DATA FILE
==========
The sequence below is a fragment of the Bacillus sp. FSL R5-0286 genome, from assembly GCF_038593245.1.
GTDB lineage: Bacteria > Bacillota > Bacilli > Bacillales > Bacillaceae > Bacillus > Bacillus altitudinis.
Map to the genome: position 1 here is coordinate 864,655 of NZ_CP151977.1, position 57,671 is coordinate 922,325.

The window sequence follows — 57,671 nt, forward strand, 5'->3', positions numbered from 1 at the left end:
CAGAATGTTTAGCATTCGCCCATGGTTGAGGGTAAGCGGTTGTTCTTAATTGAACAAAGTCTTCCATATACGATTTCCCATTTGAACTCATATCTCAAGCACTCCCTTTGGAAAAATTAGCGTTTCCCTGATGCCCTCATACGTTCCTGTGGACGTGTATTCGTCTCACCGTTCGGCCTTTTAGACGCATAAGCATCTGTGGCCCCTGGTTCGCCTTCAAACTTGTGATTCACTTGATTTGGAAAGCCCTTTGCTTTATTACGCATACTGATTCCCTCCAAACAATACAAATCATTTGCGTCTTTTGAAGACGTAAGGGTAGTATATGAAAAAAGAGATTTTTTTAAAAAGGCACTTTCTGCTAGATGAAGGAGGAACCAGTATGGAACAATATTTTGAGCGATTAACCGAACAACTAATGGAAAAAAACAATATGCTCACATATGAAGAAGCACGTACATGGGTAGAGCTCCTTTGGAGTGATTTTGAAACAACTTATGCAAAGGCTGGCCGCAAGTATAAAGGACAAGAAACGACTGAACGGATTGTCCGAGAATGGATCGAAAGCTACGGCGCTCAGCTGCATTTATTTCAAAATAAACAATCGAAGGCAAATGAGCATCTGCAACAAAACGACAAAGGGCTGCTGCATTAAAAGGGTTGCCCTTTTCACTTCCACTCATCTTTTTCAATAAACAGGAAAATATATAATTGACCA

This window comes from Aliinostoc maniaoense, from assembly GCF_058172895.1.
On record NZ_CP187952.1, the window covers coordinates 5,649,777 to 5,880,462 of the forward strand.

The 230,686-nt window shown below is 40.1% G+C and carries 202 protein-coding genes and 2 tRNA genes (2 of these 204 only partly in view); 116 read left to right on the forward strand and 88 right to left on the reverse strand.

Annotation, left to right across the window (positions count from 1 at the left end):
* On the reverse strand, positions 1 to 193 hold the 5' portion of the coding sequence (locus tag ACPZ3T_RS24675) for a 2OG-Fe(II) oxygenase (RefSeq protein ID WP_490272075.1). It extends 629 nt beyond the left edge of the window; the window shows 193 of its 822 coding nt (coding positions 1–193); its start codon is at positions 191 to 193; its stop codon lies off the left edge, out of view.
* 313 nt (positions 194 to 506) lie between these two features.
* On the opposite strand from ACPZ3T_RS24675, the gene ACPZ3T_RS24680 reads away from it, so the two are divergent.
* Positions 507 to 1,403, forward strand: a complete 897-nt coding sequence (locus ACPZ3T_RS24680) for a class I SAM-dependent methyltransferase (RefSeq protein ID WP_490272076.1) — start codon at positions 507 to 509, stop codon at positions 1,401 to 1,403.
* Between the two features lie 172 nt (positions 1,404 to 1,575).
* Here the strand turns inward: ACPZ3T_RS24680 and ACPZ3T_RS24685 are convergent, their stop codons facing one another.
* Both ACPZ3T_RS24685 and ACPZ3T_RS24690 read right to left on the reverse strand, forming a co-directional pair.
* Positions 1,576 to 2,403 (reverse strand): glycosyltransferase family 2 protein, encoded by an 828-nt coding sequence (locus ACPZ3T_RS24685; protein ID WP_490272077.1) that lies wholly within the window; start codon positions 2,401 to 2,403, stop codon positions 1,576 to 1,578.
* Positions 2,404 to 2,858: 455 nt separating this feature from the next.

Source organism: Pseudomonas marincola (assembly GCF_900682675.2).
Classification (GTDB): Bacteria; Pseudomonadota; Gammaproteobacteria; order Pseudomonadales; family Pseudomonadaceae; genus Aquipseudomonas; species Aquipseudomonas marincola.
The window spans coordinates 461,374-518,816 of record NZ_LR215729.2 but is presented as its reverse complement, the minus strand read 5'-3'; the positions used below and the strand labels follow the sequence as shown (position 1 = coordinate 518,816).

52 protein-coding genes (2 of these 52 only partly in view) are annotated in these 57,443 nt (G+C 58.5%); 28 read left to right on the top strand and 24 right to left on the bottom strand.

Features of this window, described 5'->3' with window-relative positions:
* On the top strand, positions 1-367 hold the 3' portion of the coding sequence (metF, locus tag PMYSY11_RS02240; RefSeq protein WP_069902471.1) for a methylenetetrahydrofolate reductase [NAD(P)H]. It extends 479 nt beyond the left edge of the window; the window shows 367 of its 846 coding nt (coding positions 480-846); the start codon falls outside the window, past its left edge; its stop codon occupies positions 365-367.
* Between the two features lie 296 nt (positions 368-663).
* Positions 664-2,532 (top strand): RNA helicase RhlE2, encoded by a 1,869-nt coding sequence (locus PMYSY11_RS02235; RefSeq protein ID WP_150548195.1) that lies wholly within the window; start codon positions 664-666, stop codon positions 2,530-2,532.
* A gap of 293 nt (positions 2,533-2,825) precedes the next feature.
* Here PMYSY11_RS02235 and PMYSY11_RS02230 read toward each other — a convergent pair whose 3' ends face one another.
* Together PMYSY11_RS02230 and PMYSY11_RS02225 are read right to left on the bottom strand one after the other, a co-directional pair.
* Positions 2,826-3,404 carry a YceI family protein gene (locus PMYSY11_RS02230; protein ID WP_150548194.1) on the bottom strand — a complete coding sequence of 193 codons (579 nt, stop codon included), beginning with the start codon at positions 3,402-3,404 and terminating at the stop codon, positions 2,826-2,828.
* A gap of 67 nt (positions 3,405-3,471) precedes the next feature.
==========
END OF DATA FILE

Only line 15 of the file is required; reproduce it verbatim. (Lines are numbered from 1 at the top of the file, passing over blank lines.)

* Here the strand turns inward: ACPZ3T_RS24680 and ACPZ3T_RS24685 are convergent, their stop codons facing one another.